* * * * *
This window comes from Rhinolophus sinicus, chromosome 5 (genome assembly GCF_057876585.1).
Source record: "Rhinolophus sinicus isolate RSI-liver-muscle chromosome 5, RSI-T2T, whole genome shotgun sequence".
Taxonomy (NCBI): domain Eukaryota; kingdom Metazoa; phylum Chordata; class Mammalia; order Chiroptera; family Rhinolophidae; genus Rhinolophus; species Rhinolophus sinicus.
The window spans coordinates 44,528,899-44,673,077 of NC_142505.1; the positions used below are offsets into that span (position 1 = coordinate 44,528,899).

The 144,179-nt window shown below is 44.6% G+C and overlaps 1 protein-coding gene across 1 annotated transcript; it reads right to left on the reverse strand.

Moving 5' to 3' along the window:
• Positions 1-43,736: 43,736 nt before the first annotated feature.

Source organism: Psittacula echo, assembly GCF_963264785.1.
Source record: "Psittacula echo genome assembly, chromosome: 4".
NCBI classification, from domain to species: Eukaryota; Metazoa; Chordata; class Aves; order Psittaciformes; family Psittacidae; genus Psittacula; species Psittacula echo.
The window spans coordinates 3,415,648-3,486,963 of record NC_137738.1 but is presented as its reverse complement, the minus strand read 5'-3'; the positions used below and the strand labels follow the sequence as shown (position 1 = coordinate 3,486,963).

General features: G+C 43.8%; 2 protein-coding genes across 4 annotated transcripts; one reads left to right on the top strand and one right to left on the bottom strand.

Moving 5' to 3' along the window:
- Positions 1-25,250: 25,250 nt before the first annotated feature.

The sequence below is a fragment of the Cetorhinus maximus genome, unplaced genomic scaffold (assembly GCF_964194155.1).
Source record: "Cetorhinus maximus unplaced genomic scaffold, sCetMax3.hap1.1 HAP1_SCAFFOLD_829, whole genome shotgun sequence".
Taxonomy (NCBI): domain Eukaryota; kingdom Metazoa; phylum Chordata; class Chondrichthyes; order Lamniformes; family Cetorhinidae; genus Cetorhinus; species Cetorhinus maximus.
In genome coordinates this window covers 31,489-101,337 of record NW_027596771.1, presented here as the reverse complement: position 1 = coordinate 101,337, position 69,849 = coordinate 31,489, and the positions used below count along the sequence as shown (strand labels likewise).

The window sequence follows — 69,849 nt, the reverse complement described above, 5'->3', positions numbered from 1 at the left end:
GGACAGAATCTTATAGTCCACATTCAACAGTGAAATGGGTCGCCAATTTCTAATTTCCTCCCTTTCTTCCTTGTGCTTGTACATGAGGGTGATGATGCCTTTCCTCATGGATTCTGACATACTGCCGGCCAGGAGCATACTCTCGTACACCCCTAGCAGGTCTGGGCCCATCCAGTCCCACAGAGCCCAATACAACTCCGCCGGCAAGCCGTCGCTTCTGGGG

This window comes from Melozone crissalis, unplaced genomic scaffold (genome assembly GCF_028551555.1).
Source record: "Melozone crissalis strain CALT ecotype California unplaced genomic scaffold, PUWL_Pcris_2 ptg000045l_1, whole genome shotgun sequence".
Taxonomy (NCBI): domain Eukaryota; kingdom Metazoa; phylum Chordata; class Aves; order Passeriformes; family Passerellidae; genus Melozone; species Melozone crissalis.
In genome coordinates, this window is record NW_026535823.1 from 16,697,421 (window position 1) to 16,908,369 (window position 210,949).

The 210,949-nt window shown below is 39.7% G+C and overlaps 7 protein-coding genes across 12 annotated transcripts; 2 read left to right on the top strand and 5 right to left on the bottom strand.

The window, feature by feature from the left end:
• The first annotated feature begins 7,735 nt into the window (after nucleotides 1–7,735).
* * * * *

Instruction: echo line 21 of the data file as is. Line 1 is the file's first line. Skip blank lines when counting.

This window comes from Melozone crissalis, unplaced genomic scaffold (genome assembly GCF_028551555.1).